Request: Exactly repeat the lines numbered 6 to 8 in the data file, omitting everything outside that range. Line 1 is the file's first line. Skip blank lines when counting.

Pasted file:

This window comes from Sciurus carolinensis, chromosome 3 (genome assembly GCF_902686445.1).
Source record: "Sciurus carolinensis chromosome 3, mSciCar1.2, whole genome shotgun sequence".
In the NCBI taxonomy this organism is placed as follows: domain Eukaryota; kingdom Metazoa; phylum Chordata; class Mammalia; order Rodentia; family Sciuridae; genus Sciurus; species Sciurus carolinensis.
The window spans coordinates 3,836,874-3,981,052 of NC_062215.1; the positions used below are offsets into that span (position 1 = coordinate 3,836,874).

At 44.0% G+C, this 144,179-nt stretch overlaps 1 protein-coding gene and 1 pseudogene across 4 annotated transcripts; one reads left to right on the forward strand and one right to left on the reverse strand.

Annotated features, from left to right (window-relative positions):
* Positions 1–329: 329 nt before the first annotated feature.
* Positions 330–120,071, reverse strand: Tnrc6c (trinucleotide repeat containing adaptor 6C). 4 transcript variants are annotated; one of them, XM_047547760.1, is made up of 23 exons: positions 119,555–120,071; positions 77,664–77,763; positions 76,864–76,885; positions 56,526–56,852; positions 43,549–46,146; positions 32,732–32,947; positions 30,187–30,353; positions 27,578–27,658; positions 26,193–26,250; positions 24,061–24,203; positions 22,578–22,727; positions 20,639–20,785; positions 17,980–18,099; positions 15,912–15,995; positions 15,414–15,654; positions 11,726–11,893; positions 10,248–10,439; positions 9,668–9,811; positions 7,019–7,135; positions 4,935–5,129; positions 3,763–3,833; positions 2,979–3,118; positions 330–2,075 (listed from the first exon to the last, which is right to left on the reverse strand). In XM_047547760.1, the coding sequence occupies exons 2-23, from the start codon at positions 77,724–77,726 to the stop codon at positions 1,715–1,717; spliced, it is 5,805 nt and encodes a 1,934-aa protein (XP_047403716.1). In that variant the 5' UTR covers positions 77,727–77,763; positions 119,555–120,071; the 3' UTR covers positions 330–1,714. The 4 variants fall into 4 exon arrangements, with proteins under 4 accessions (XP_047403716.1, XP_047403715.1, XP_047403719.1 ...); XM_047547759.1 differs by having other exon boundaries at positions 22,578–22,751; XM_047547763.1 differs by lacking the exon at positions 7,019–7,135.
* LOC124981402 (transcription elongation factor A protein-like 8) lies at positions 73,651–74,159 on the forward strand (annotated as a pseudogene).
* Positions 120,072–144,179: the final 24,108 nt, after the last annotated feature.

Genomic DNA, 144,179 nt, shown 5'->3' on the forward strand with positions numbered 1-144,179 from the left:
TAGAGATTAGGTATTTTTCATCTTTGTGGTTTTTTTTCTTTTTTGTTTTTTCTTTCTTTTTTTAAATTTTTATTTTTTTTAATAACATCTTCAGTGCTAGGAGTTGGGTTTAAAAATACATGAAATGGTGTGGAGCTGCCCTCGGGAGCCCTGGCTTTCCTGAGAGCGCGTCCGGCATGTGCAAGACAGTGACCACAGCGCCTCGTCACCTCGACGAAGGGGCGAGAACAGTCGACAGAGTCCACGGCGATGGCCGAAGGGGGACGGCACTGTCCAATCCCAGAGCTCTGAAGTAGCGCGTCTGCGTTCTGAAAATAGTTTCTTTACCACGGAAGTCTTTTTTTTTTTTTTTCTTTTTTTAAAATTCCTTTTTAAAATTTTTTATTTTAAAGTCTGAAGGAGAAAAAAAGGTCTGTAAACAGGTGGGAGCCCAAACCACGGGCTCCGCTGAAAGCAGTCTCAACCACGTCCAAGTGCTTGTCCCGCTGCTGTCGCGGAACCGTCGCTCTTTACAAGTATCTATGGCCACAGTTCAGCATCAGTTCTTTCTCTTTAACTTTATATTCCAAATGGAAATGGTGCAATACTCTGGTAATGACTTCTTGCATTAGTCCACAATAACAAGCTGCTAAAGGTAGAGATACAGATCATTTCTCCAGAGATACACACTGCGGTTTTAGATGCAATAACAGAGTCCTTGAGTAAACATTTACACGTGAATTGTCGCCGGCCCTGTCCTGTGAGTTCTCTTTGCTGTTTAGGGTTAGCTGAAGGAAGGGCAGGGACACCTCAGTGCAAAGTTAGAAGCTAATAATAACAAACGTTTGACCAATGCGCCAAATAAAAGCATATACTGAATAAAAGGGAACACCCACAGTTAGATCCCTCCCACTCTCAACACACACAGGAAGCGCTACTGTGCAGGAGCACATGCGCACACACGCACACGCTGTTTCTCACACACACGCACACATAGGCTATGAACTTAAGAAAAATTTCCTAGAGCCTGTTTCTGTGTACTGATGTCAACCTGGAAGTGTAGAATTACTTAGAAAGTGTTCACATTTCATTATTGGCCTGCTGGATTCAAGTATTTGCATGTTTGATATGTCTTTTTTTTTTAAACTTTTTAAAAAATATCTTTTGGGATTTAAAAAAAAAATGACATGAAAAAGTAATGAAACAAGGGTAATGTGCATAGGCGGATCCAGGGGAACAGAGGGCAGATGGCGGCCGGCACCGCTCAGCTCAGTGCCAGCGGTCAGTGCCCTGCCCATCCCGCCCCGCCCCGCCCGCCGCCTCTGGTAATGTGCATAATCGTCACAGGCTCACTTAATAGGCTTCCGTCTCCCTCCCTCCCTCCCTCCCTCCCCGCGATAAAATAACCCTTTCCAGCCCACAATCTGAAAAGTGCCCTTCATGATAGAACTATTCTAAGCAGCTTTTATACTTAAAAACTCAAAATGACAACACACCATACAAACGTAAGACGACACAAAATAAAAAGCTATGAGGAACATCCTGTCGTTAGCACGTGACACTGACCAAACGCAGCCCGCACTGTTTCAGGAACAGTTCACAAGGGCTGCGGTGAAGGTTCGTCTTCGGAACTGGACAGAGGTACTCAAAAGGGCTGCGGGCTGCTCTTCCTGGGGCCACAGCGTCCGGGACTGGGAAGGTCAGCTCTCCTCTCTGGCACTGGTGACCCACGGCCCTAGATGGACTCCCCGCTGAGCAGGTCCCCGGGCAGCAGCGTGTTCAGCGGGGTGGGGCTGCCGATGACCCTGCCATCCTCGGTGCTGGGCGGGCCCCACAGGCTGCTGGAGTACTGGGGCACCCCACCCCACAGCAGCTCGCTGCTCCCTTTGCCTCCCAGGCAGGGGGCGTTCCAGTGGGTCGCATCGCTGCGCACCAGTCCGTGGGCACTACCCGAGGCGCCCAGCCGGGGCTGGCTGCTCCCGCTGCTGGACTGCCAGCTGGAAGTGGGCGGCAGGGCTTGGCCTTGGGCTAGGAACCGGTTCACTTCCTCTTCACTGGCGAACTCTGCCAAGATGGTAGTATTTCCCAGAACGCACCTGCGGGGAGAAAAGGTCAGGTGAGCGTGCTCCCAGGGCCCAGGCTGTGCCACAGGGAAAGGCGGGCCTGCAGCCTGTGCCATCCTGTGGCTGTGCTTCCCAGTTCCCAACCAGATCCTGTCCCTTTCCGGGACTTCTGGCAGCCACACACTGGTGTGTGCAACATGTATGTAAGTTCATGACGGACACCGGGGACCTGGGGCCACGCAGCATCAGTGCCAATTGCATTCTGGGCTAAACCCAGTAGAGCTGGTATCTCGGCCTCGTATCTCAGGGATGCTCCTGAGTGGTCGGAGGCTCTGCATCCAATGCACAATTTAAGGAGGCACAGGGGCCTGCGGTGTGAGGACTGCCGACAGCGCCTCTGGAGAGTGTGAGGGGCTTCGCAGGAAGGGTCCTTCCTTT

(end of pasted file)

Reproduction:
Annotated features, from left to right (window-relative positions):
* Positions 1–329: 329 nt before the first annotated feature.
* Positions 330–120,071, reverse strand: Tnrc6c (trinucleotide repeat containing adaptor 6C). 4 transcript variants are annotated; one of them, XM_047547760.1, is made up of 23 exons: positions 119,555–120,071; positions 77,664–77,763; positions 76,864–76,885; positions 56,526–56,852; positions 43,549–46,146; positions 32,732–32,947; positions 30,187–30,353; positions 27,578–27,658; positions 26,193–26,250; positions 24,061–24,203; positions 22,578–22,727; positions 20,639–20,785; positions 17,980–18,099; positions 15,912–15,995; positions 15,414–15,654; positions 11,726–11,893; positions 10,248–10,439; positions 9,668–9,811; positions 7,019–7,135; positions 4,935–5,129; positions 3,763–3,833; positions 2,979–3,118; positions 330–2,075 (listed from the first exon to the last, which is right to left on the reverse strand). In XM_047547760.1, the coding sequence occupies exons 2-23, from the start codon at positions 77,724–77,726 to the stop codon at positions 1,715–1,717; spliced, it is 5,805 nt and encodes a 1,934-aa protein (XP_047403716.1). In that variant the 5' UTR covers positions 77,727–77,763; positions 119,555–120,071; the 3' UTR covers positions 330–1,714. The 4 variants fall into 4 exon arrangements, with proteins under 4 accessions (XP_047403716.1, XP_047403715.1, XP_047403719.1 ...); XM_047547759.1 differs by having other exon boundaries at positions 22,578–22,751; XM_047547763.1 differs by lacking the exon at positions 7,019–7,135.